Details, Lists and Clear Credibility

Unfortunately, Brown fills page after page with lists. She outlines her research even though just presenting her conclusions would be more effective and certainly easier to read. Brown’s academic credentials are beyond reproach. Her excess of minutiae about her research reads as if she feels the need to prove that she didn’t just think up her insights. She wants her readers to know that her perceptions stem from diligent and rigorous study. Granted, Brown’s in a tough position. She doesn’t want to drive readers away with too much academic material, but she also doesn’t want professionals in her field to regard her as a New Age amateur.


The most difficult and most rewarding challenge of my work is how to be both a mapmaker and a traveler.Brené Brown

And yet, that is the least likely conclusion astute readers will draw. Brown is credible, period. In a field full of blowhards, charlatans and charismatic speakers who lack intellectual attainment or insight, Brown remains unique. Part of what distinguishes her and makes this work so worthwhile – and connects readers to her insights so powerfully – is Brown’s unassailable sincerity. Reading her words directly and reading between the lines produces the same insight: Brown has been through every process of the self-work she describes. She has fought her own demons of pride and shame and faced difficult insights about herself to embrace vulnerability.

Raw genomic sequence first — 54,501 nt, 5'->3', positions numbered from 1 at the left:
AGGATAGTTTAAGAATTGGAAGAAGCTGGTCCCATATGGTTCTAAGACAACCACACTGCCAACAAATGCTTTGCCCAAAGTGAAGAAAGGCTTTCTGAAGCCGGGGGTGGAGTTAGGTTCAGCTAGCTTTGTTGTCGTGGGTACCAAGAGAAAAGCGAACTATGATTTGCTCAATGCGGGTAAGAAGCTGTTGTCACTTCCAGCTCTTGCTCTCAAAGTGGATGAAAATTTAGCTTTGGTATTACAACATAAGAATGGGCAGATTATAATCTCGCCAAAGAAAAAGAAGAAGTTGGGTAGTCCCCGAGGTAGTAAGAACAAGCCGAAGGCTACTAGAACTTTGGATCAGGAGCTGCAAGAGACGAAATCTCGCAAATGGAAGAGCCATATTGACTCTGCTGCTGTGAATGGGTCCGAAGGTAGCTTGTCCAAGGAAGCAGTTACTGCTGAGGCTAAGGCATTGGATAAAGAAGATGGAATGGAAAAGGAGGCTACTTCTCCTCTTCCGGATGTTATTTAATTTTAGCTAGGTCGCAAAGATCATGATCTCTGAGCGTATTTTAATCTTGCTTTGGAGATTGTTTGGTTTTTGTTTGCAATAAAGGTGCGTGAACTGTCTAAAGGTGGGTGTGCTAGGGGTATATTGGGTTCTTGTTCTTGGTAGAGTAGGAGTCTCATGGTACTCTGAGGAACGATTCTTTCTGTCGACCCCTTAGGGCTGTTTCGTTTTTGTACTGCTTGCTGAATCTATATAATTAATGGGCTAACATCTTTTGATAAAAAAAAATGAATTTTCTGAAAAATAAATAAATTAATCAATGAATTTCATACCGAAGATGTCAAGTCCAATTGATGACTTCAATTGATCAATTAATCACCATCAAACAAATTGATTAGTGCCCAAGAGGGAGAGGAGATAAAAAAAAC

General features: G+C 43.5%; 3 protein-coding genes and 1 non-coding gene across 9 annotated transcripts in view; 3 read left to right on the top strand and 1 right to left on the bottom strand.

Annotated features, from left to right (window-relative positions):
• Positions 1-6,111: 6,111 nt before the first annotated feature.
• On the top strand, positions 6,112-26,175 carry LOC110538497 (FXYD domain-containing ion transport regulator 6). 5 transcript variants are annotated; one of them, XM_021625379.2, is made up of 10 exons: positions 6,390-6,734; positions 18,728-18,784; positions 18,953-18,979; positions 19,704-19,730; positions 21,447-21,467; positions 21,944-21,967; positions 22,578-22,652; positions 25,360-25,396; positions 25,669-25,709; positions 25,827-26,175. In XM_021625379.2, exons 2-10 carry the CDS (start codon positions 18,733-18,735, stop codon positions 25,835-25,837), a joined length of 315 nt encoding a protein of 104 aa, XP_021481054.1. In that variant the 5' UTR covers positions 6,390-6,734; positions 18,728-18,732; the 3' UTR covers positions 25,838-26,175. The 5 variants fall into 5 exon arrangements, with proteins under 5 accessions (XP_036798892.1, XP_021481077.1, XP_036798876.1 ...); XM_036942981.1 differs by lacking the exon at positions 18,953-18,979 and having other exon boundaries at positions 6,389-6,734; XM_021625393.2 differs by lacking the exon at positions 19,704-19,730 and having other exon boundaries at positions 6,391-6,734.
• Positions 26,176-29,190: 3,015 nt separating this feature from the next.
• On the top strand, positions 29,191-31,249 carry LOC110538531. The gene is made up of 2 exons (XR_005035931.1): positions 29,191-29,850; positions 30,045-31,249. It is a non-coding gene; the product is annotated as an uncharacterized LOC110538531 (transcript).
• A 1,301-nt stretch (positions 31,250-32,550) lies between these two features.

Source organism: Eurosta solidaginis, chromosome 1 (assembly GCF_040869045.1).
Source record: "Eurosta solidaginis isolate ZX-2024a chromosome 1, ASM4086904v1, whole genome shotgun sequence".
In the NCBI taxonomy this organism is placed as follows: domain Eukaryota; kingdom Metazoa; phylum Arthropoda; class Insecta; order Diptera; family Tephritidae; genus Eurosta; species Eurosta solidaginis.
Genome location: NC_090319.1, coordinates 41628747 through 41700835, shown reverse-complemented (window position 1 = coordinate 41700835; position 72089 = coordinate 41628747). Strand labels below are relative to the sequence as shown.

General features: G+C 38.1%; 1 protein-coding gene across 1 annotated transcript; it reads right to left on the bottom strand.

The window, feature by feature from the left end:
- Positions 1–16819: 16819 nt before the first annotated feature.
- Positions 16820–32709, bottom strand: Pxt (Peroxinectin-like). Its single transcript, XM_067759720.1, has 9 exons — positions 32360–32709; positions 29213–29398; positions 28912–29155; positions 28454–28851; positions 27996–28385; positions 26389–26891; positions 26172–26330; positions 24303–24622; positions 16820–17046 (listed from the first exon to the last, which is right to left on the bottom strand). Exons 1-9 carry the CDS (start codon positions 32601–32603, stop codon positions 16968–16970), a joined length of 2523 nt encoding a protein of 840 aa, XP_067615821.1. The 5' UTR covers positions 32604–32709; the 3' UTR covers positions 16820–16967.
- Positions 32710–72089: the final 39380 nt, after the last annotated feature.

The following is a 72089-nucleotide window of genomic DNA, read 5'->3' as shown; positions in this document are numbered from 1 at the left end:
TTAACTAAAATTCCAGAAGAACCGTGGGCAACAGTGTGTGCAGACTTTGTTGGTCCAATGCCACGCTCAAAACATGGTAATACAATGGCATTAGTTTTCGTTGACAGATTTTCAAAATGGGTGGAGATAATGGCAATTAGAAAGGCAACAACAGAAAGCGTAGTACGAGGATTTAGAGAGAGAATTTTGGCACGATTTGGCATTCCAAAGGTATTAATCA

If Brown gets a little gee-whiz now and then, or falls into unfortunate habits like offering epigrams from Top Gun, or making a reader sort through more facts and figures than anyone but academics would want to read, she still delivers her message with grace, kindness and affection. She has a gift for describing the ephemara of life and emotion in a way that resonates. It’s hard not to wander into clichés, but she avoids most of the trite banalities that adhere to this subject realm like barnacles. Brown’s genuineness and easy prose style help you identify with the emotion in her writing. That might be her greatest gift to you and will likely keep you returning to those passages that speak to you most powerfully and personally.


Within her discussion of marriage, Brown cites the corrosive effects of shame. Women who feel shamed by a lack of validation will criticize their husbands to provoke a reaction; this takes the place of genuine emotional communication. Conversely, men who experience shame when criticized will withdraw – thus further shutting down any chance of connection. This fuels a vicious cycle of mutual armoring and distancing.